Opinion/Editorial Archive

U.S. Organic Dairy Politics by Bruce A. Scholten

Monday, March 28th, 2016

UK Soil Association’s Organic Farming magazine, Autumn 2015
by Tim Harrap MPhil

Published by
Palgrave Macmillan

With the title U.S. Organic Dairy Politics you might think Bruce Scholten’s new book was too parochial to be of interest to non-US readers interested in organic dairy farming systems. Far from it, this book highlights the social, economic and political challenges we all face in a commercial world.

The book ranges over the background to agricultural revolutions with reference to Balfour, Steiner and Carson and sets the scene for the battles over the number of days on pasture for cows that constitutes an organic production model. With such a variety of climates in the US a one size fits all will always cause friction – EU no different?

Bruce Scholten spends some time teasing out the question of animal welfare, GMO’s and the use of antibiotics in organic herds. He highlights for instance, the conflicting approaches whereby use of antibiotics in the US permanently removes an animal from an organic herd and yet a more liberal interpretation is used when bringing cows in calf into the herd for herd replenishment. Read Full Article »

Farmer John Writes about Farm Monogamy

Thursday, March 24th, 2016

Angelic Organics: A Community Supported Agriculture Farm
by Farmer John

ILYballoon
I LOVE YOU (Neighbor’s farm is in the
background; maybe it loves the neighbor?)
Source: Angelic Organics

I was driving along one of our fields the other day, and a gleam of light caught my eye. I backed up and spotted what looked like plastic trash. I was about to get out of my vehicle to pick up the shiny intruder when I noticed that it was emblazoned with the words I LOVE YOU.

Who, Who Do You Love?
This was just a cheap, garish balloon, but it was announcing that it loves me. What does this I LOVE YOU mean, I wondered?  Does it love me? Did it love someone else? Perhaps it’s in a serial relationship, and used to love someone else, but now loves me. Perhaps it’s a polyamorous balloon and it loves me and someone else. I began to feel that my irritation with this disheveled balloon was inappropriate. It’s saying it loves me. Maybe I should just take a deep breath and let it in.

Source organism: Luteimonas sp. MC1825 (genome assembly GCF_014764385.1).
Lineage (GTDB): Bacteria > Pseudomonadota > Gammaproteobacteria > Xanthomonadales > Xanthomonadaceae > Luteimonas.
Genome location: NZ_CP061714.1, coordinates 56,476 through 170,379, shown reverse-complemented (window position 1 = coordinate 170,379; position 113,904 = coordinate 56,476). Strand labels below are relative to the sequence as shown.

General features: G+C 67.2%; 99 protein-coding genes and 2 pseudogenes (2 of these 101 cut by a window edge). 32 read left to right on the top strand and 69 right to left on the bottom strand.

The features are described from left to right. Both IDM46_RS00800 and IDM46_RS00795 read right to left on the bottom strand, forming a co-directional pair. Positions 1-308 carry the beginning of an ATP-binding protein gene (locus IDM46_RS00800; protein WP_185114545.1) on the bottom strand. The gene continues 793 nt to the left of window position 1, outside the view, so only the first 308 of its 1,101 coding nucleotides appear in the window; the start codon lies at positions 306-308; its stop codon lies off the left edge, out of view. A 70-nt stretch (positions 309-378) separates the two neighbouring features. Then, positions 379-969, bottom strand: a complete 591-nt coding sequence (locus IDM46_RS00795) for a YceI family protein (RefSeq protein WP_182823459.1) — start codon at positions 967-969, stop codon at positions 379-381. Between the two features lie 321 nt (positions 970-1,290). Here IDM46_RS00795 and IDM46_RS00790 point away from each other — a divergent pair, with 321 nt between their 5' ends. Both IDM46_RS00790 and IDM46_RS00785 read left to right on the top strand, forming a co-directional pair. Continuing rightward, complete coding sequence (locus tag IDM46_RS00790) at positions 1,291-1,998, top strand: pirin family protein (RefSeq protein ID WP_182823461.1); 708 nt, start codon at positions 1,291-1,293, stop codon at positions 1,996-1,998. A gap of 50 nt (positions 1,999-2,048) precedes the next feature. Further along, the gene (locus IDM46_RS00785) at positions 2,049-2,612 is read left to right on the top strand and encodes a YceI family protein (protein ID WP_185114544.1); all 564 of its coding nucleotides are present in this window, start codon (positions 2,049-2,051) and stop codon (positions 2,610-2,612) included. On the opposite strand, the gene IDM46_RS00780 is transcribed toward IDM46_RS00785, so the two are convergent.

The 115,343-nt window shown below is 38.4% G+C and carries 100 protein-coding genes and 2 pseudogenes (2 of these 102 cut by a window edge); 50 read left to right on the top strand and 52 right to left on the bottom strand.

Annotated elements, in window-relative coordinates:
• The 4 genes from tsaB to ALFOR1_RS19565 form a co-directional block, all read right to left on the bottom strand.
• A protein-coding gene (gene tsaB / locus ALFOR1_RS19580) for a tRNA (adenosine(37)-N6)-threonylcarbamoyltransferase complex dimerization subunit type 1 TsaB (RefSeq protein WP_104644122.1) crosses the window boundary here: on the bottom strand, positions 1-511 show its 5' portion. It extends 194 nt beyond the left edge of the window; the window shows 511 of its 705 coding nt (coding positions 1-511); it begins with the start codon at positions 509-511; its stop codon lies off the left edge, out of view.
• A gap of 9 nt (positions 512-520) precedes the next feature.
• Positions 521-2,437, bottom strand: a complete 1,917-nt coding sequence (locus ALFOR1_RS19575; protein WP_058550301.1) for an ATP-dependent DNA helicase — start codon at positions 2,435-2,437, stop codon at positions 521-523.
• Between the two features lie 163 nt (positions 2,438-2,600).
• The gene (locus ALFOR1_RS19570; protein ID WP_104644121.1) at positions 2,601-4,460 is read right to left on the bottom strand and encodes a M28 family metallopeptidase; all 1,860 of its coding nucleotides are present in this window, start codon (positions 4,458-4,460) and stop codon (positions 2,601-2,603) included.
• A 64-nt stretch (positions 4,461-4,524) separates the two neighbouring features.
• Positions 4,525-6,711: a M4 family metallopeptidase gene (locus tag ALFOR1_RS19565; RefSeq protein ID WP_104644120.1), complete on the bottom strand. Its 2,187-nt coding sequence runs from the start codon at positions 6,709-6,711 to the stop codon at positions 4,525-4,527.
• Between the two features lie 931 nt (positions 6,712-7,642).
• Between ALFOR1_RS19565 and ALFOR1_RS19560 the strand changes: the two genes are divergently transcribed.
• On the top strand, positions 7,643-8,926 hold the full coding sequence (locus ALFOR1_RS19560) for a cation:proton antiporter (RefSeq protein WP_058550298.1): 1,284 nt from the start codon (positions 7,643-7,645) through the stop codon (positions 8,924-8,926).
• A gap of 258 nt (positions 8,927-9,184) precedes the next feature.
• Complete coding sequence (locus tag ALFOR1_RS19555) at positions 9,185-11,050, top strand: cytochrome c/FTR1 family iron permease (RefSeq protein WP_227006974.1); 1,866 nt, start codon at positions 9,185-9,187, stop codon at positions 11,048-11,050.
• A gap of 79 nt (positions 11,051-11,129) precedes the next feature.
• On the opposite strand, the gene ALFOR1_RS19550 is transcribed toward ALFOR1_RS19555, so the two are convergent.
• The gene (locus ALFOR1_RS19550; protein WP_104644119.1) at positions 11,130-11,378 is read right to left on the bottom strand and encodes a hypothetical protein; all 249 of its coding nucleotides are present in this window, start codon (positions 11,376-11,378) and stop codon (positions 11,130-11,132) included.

I left the balloon where it had landed and drove off, pondering the nature of love. What makes love authentic? Is it the person, or balloon, who declares it? Is it authentic depending on how the love is proclaimed? Does it depend on the setting in which it is delivered?

Love…I thought about the love for a farm. What has to be in place for there to be love for a farm?

Relationship has to be in place for there to be love for a farm. Read Full Article »

Jim Riddle on Minnesota Sen. Klobuchar’s GMO Labeling Vote

Tuesday, March 8th, 2016

by James Riddle
Blue Fruit Farm
Board Member, Right to Know Minnesota

Jim Riddle

On March 1, 2016, Sen. Amy Klobuchar voted with the Republican majority on the Senate Agriculture Committee to prohibit the mandatory labeling of foods containing genetically engineered (GE) ingredients by States or by the Federal government.

This is a major betrayal by Sen. Klobuchar of Native Americans, mothers, children, families and farmers in Minnesota.